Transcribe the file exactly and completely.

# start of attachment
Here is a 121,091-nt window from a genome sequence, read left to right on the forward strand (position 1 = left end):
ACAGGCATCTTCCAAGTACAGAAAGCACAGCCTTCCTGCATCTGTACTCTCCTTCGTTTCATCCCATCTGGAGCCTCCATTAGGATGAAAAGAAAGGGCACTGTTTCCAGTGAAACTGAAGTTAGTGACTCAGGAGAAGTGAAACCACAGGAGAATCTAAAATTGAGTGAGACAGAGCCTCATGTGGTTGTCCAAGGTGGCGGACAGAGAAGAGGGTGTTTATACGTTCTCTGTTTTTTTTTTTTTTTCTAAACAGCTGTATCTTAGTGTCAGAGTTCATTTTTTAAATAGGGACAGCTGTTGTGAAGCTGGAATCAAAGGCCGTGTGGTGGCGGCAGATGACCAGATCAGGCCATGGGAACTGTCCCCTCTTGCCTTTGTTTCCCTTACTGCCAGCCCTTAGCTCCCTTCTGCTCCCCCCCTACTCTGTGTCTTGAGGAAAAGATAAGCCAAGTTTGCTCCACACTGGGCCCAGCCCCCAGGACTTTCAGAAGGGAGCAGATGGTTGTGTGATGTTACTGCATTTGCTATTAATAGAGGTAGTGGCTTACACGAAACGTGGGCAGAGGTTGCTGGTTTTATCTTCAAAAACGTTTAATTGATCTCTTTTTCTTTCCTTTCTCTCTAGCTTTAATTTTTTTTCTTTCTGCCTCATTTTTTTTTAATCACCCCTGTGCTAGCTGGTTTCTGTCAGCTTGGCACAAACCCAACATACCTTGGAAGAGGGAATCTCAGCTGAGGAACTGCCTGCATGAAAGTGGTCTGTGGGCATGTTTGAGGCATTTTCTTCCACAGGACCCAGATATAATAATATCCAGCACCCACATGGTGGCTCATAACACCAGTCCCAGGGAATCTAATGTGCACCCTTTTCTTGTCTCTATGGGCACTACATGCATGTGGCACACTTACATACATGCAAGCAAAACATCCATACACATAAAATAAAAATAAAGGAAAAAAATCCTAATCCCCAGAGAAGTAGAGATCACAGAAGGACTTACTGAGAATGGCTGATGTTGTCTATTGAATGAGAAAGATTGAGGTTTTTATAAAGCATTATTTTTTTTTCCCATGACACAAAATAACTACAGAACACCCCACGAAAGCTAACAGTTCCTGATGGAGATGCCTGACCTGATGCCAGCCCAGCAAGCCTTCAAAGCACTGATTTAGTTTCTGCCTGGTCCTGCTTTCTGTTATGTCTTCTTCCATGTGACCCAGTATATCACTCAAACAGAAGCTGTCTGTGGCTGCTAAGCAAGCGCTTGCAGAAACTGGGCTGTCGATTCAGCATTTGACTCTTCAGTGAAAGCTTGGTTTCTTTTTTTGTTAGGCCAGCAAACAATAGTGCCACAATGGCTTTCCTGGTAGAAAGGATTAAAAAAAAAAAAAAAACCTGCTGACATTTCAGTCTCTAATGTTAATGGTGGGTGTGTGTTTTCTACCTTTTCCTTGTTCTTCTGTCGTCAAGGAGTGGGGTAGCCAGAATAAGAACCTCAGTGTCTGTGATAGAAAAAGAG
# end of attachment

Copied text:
Here is a 121,091-nt window from a genome sequence, read left to right on the forward strand (position 1 = left end):
ACAGGCATCTTCCAAGTACAGAAAGCACAGCCTTCCTGCATCTGTACTCTCCTTCGTTTCATCCCATCTGGAGCCTCCATTAGGATGAAAAGAAAGGGCACTGTTTCCAGTGAAACTGAAGTTAGTGACTCAGGAGAAGTGAAACCACAGGAGAATCTAAAATTGAGTGAGACAGAGCCTCATGTGGTTGTCCAAGGTGGCGGACAGAGAAGAGGGTGTTTATACGTTCTCTGTTTTTTTTTTTTTTTCTAAACAGCTGTATCTTAGTGTCAGAGTTCATTTTTTAAATAGGGACAGCTGTTGTGAAGCTGGAATCAAAGGCCGTGTGGTGGCGGCAGATGACCAGATCAGGCCATGGGAACTGTCCCCTCTTGCCTTTGTTTCCCTTACTGCCAGCCCTTAGCTCCCTTCTGCTCCCCCCCTACTCTGTGTCTTGAGGAAAAGATAAGCCAAGTTTGCTCCACACTGGGCCCAGCCCCCAGGACTTTCAGAAGGGAGCAGATGGTTGTGTGATGTTACTGCATTTGCTATTAATAGAGGTAGTGGCTTACACGAAACGTGGGCAGAGGTTGCTGGTTTTATCTTCAAAAACGTTTAATTGATCTCTTTTTCTTTCCTTTCTCTCTAGCTTTAATTTTTTTTCTTTCTGCCTCATTTTTTTTTAATCACCCCTGTGCTAGCTGGTTTCTGTCAGCTTGGCACAAACCCAACATACCTTGGAAGAGGGAATCTCAGCTGAGGAACTGCCTGCATGAAAGTGGTCTGTGGGCATGTTTGAGGCATTTTCTTCCACAGGACCCAGATATAATAATATCCAGCACCCACATGGTGGCTCATAACACCAGTCCCAGGGAATCTAATGTGCACCCTTTTCTTGTCTCTATGGGCACTACATGCATGTGGCACACTTACATACATGCAAGCAAAACATCCATACACATAAAATAAAAATAAAGGAAAAAAATCCTAATCCCCAGAGAAGTAGAGATCACAGAAGGACTTACTGAGAATGGCTGATGTTGTCTATTGAATGAGAAAGATTGAGGTTTTTATAAAGCATTATTTTTTTTTCCCATGACACAAAATAACTACAGAACACCCCACGAAAGCTAACAGTTCCTGATGGAGATGCCTGACCTGATGCCAGCCCAGCAAGCCTTCAAAGCACTGATTTAGTTTCTGCCTGGTCCTGCTTTCTGTTATGTCTTCTTCCATGTGACCCAGTATATCACTCAAACAGAAGCTGTCTGTGGCTGCTAAGCAAGCGCTTGCAGAAACTGGGCTGTCGATTCAGCATTTGACTCTTCAGTGAAAGCTTGGTTTCTTTTTTTGTTAGGCCAGCAAACAATAGTGCCACAATGGCTTTCCTGGTAGAAAGGATTAAAAAAAAAAAAAAAACCTGCTGACATTTCAGTCTCTAATGTTAATGGTGGGTGTGTGTTTTCTACCTTTTCCTTGTTCTTCTGTCGTCAAGGAGTGGGGTAGCCAGAATAAGAACCTCAGTGTCTGTGATAGAAAAAGAG